Forty-three years ago, America was at war, normal living was suspended and 200 young soldiers spent a year studying a subject few of them would ever use. Then they scattered all over the world.
Hardly an experience that seemed as if it would influence them for a lifetime--but that's what it did, they agreed when they saw each other last weekend for the first time since 1944, when they left Pomona College.
"We were the best, we knew it and we were damn proud of it," said Bliss Bushman of Claremont, organizer of one of the college's most unusual reunions.
In 1943, Pomona was one of 14 colleges and universities throughout the country to contract with the Army Air Corps to provide an intensive one-year training program in meteorology.
An Air Corps announcement said that "young men of high promise," aged 18 to 21, who tested high in math and science would be accepted. The Pre-Meteorological Detachment at Pomona College prepared to become military weathermen in World War II through intensive study in math, vector mechanics, physics, geography, history and composition.
The competition among them was intense, the "washout" rate was high, and two years of college work were covered in that one year. Every minute was programmed from 6 a.m. to 9 p.m., recalled the men, who nevertheless found enough time to court and marry a number of Pomona College co-eds during and after the war.
"If you got 75% on just one exam, you were sent to gunnery school," Bushman recalled. "I got a 76% once, and did I hit the books!"
The Pomona detachment's yearbook contains tributes to the group from top military brass for having the highest scholastic and athletic achievement among similar Army programs.
Ironically, the Air Corps trained hundreds more meteorologists than it needed, so the Pre-Meteorological Detachment at Pomona College was disbanded after completing the required year of study, and its cadets were sent to other training programs or to active duty. Only a handful ever served as meteorologists during the war, and only one made meteorology his career in civilian life. He was not at the reunion.
"We always had the feeling we were lost in some general's crap game," said William Graham of Silver Lakes, retired president of Barstow College.
"We'd been built up to be elite officers, and it was a complete waste of manpower," Graham said. "But the program may have contributed more in the long run. I think it made us all overachievers. I think I got my Ph.D. because of this."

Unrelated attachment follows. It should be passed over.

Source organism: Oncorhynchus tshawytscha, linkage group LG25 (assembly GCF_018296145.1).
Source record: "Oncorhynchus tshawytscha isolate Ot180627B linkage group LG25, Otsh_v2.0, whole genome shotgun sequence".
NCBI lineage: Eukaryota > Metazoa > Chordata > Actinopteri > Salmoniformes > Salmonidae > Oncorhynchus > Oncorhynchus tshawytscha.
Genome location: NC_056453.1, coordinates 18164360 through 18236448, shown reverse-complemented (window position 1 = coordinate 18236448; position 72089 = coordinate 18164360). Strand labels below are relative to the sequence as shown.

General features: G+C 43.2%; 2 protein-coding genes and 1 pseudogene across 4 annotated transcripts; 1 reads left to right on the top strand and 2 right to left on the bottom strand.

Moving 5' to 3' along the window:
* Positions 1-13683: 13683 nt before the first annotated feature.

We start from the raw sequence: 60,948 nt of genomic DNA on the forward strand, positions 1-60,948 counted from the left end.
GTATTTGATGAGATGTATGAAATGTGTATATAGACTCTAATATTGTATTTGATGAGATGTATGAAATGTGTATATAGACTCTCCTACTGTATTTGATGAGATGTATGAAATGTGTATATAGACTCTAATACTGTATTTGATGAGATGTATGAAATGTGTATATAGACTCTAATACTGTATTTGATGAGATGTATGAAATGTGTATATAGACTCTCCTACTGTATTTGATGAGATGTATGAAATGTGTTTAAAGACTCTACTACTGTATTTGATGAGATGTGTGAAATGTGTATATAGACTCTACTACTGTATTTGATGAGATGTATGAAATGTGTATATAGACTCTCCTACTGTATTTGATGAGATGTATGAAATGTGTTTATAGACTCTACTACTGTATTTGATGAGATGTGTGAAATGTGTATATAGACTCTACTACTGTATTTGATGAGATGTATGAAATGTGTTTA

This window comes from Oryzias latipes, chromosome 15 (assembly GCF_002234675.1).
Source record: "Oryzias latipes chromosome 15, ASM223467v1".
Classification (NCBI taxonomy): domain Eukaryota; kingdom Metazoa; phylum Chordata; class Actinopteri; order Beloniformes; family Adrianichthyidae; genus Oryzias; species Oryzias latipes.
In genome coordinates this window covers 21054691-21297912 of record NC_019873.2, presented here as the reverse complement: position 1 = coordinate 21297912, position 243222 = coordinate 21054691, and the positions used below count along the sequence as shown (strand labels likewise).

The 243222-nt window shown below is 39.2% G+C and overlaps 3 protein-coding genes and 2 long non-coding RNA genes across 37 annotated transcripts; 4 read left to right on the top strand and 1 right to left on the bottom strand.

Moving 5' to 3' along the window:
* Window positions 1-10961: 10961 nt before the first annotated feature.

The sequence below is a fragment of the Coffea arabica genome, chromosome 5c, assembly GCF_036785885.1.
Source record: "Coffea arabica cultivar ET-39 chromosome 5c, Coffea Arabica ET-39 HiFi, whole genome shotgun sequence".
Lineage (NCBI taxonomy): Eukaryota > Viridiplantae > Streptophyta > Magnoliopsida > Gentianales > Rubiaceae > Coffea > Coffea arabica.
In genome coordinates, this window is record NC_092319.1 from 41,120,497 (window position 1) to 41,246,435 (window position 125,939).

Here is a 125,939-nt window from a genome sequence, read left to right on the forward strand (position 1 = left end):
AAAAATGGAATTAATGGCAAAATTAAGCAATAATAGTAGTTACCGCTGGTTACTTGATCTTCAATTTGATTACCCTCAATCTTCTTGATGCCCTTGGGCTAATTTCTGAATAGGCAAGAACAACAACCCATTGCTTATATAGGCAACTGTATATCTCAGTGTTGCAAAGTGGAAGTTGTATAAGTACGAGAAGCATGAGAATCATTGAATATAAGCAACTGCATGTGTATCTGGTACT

Graham also is a former president of colleges in Missouri and Florida and has a long list of academic positions, including director of the Tournament of Roses Band at Pasadena City College in the early 1950s.
Like many of his former classmates, Graham has been married to the same woman for more than 40 years and has well-educated children and several grandchildren. Members of his family maintain strong ties to their church, where his wife, Jeanny, is music director.
That is pretty typical of the former cadets, according to biographical sketches that 98 of them sent to Bushman.
Richard Nevins of Pasadena met
Mary Lois Minton in Pomona College's Frary Dining Hall, and they were married in 1946. Saturday was their first time back in Frary, where the reunion lunch was held.
Nevins was elected to the State Board of Equalization continuously from 1958 until he retired last January, and was the board's chairman four times.
Others in the class were R. Gene Shelley, president of Raytheon Co., an international electronics firm; James A. Baker, staff senior scientist emeritus of UC's Lawrence Berkeley Laboratory; Bob Pilling, dean of instruction at East Los Angeles College; Terry Root, professor of clinical orthodontics at USC, and Dan Kingman, composer, professor of music and conductor of Sacramento's community orchestra.
'Rare and Special Treat'
"My crazy wonderful happy life would not have come about had it not been for my experience at those critical moments attending Pomona," Phillip George, designer of airline interiors, airport facilities and restaurants all over the world, wrote in his biographical sketch. "I look back on that time as a rare and special treat."
Alan Perry, a San Diego attorney and another of the reunion organizers, said the year at Pomona "was the most meaningful event in our lives."
John Shelton, 74, a former geology professor at Pomona College and maker of several films for the American Geological Institute, told the class on Saturday: "I thought I'd given this group my last lecture 43 years ago. You were one of the greatest groups I've ever had the privilege of teaching. You were the best motivated, the best behaved and the most satisfying group I ever taught."
Another guest was E. Wilson Lyon, who was in his second year as president of Pomona College in 1943 and later became one of the key figures in bringing five other colleges to Claremont. Lyon, now 94, attended the luncheon with his wife.
All Physically Fit